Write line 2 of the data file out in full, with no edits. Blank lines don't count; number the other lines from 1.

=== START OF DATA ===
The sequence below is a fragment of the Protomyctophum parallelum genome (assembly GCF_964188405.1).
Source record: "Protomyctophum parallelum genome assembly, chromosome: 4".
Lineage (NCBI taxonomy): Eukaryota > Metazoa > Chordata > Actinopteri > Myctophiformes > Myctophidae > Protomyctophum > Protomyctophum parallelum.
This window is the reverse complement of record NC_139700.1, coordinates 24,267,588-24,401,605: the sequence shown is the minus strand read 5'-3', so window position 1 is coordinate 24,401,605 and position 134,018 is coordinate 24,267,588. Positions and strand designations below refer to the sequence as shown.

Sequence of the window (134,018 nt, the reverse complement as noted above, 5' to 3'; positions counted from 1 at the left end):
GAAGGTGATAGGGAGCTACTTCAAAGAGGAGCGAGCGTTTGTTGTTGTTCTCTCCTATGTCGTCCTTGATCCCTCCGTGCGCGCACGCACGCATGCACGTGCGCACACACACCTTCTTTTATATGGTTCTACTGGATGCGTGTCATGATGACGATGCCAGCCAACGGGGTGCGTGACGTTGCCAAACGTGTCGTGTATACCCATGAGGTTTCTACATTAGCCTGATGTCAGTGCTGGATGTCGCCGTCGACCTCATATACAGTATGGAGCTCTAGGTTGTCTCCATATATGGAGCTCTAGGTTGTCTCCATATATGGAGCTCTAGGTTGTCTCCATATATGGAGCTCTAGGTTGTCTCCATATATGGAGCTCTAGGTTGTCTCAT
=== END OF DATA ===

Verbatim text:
Source record: "Protomyctophum parallelum genome assembly, chromosome: 4".